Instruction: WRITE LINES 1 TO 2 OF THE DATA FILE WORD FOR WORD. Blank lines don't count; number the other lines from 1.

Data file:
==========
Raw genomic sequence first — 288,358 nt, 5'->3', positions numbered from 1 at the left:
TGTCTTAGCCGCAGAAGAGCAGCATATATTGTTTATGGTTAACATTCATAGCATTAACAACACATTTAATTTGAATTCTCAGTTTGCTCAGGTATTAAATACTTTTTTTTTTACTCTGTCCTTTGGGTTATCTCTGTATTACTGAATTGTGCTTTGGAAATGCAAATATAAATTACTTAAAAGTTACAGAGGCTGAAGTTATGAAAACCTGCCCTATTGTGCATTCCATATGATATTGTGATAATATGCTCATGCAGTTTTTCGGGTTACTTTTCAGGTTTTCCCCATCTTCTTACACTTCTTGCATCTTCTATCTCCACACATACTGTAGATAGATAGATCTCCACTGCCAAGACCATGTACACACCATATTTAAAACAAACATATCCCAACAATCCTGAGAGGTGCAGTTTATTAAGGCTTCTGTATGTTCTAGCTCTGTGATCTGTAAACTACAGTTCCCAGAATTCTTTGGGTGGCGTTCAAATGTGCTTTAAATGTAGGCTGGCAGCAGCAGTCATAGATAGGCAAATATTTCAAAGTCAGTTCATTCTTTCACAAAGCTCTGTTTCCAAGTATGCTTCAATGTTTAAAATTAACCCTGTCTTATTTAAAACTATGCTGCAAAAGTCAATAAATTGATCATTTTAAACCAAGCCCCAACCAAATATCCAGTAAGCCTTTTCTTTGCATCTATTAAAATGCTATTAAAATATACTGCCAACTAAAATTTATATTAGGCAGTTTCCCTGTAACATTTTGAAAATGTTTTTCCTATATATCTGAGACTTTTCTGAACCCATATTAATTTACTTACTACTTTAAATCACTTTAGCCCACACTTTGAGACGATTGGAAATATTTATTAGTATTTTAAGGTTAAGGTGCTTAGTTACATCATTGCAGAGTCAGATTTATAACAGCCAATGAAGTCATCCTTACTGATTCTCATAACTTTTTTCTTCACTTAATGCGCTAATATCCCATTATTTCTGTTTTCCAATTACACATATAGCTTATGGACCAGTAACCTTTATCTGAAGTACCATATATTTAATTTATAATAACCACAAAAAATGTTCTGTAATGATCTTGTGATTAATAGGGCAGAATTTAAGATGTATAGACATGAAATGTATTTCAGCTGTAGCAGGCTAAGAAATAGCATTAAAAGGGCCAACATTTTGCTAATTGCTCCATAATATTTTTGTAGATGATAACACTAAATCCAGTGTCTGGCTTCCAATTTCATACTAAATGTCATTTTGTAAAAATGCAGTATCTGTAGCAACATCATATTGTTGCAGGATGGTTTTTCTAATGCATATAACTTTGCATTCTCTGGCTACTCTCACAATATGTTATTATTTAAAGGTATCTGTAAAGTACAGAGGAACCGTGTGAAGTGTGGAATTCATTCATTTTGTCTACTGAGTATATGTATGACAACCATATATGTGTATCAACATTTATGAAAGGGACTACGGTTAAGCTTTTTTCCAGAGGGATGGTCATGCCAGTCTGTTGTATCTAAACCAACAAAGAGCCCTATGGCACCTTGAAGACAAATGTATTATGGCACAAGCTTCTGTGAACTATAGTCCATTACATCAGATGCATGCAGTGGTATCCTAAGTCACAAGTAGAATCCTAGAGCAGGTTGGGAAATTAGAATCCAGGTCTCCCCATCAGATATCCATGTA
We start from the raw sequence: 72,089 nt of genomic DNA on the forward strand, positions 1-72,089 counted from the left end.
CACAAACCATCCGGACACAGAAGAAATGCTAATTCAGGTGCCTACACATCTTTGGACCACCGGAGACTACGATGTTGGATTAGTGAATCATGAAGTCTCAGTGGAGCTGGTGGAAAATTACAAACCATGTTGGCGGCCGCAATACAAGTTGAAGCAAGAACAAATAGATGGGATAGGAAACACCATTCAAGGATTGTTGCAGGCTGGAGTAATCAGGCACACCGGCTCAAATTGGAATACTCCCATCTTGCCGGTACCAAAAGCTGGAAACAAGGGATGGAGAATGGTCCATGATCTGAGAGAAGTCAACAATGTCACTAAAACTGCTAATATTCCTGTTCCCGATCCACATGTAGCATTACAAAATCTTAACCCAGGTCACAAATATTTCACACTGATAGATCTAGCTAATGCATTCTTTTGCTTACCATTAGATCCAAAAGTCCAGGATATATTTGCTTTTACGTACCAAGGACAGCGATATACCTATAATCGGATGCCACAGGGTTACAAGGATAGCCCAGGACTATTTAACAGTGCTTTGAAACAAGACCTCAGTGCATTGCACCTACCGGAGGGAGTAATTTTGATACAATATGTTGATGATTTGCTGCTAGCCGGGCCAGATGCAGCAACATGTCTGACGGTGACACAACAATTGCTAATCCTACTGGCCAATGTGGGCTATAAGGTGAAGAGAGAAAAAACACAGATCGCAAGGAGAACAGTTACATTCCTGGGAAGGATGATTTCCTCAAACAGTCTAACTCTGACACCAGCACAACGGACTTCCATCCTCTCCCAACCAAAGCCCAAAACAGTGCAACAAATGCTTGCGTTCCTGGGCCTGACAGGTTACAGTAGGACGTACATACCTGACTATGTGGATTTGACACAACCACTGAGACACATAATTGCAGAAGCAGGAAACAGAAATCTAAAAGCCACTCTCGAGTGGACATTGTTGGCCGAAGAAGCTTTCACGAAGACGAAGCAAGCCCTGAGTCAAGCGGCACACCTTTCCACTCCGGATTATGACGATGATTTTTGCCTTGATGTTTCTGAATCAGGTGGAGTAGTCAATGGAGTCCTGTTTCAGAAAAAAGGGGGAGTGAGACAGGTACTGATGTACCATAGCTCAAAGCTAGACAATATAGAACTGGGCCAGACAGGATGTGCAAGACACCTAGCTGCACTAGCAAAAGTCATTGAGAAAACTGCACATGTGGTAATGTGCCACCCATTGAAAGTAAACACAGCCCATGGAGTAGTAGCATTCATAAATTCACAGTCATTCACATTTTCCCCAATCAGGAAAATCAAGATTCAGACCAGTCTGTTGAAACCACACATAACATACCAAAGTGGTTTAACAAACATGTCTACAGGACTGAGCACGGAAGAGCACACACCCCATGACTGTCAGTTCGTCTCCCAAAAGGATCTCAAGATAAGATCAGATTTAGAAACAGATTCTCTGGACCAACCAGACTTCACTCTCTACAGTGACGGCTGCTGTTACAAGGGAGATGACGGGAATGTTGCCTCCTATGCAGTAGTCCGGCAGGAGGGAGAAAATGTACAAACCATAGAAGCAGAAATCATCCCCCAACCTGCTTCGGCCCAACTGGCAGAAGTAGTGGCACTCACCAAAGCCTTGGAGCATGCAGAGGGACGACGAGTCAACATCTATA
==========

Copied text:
Raw genomic sequence first — 288,358 nt, 5'->3', positions numbered from 1 at the left:
TGTCTTAGCCGCAGAAGAGCAGCATATATTGTTTATGGTTAACATTCATAGCATTAACAACACATTTAATTTGAATTCTCAGTTTGCTCAGGTATTAAATACTTTTTTTTTTACTCTGTCCTTTGGGTTATCTCTGTATTACTGAATTGTGCTTTGGAAATGCAAATATAAATTACTTAAAAGTTACAGAGGCTGAAGTTATGAAAACCTGCCCTATTGTGCATTCCATATGATATTGTGATAATATGCTCATGCAGTTTTTCGGGTTACTTTTCAGGTTTTCCCCATCTTCTTACACTTCTTGCATCTTCTATCTCCACACATACTGTAGATAGATAGATCTCCACTGCCAAGACCATGTACACACCATATTTAAAACAAACATATCCCAACAATCCTGAGAGGTGCAGTTTATTAAGGCTTCTGTATGTTCTAGCTCTGTGATCTGTAAACTACAGTTCCCAGAATTCTTTGGGTGGCGTTCAAATGTGCTTTAAATGTAGGCTGGCAGCAGCAGTCATAGATAGGCAAATATTTCAAAGTCAGTTCATTCTTTCACAAAGCTCTGTTTCCAAGTATGCTTCAATGTTTAAAATTAACCCTGTCTTATTTAAAACTATGCTGCAAAAGTCAATAAATTGATCATTTTAAACCAAGCCCCAACCAAATATCCAGTAAGCCTTTTCTTTGCATCTATTAAAATGCTATTAAAATATACTGCCAACTAAAATTTATATTAGGCAGTTTCCCTGTAACATTTTGAAAATGTTTTTCCTATATATCTGAGACTTTTCTGAACCCATATTAATTTACTTACTACTTTAAATCACTTTAGCCCACACTTTGAGACGATTGGAAATATTTATTAGTATTTTAAGGTTAAGGTGCTTAGTTACATCATTGCAGAGTCAGATTTATAACAGCCAATGAAGTCATCCTTACTGATTCTCATAACTTTTTTCTTCACTTAATGCGCTAATATCCCATTATTTCTGTTTTCCAATTACACATATAGCTTATGGACCAGTAACCTTTATCTGAAGTACCATATATTTAATTTATAATAACCACAAAAAATGTTCTGTAATGATCTTGTGATTAATAGGGCAGAATTTAAGATGTATAGACATGAAATGTATTTCAGCTGTAGCAGGCTAAGAAATAGCATTAAAAGGGCCAACATTTTGCTAATTGCTCCATAATATTTTTGTAGATGATAACACTAAATCCAGTGTCTGGCTTCCAATTTCATACTAAATGTCATTTTGTAAAAATGCAGTATCTGTAGCAACATCATATTGTTGCAGGATGGTTTTTCTAATGCATATAACTTTGCATTCTCTGGCTACTCTCACAATATGTTATTATTTAAAGGTATCTGTAAAGTACAGAGGAACCGTGTGAAGTGTGGAATTCATTCATTTTGTCTACTGAGTATATGTATGACAACCATATATGTGTATCAACATTTATGAAAGGGACTACGGTTAAGCTTTTTTCCAGAGGGATGGTCATGCCAGTCTGTTGTATCTAAACCAACAAAGAGCCCTATGGCACCTTGAAGACAAATGTATTATGGCACAAGCTTCTGTGAACTATAGTCCATTACATCAGATGCATGCAGTGGTATCCTAAGTCACAAGTAGAATCCTAGAGCAGGTTGGGAAATTAGAATCCAGGTCTCCCCATCAGATATCCATGTA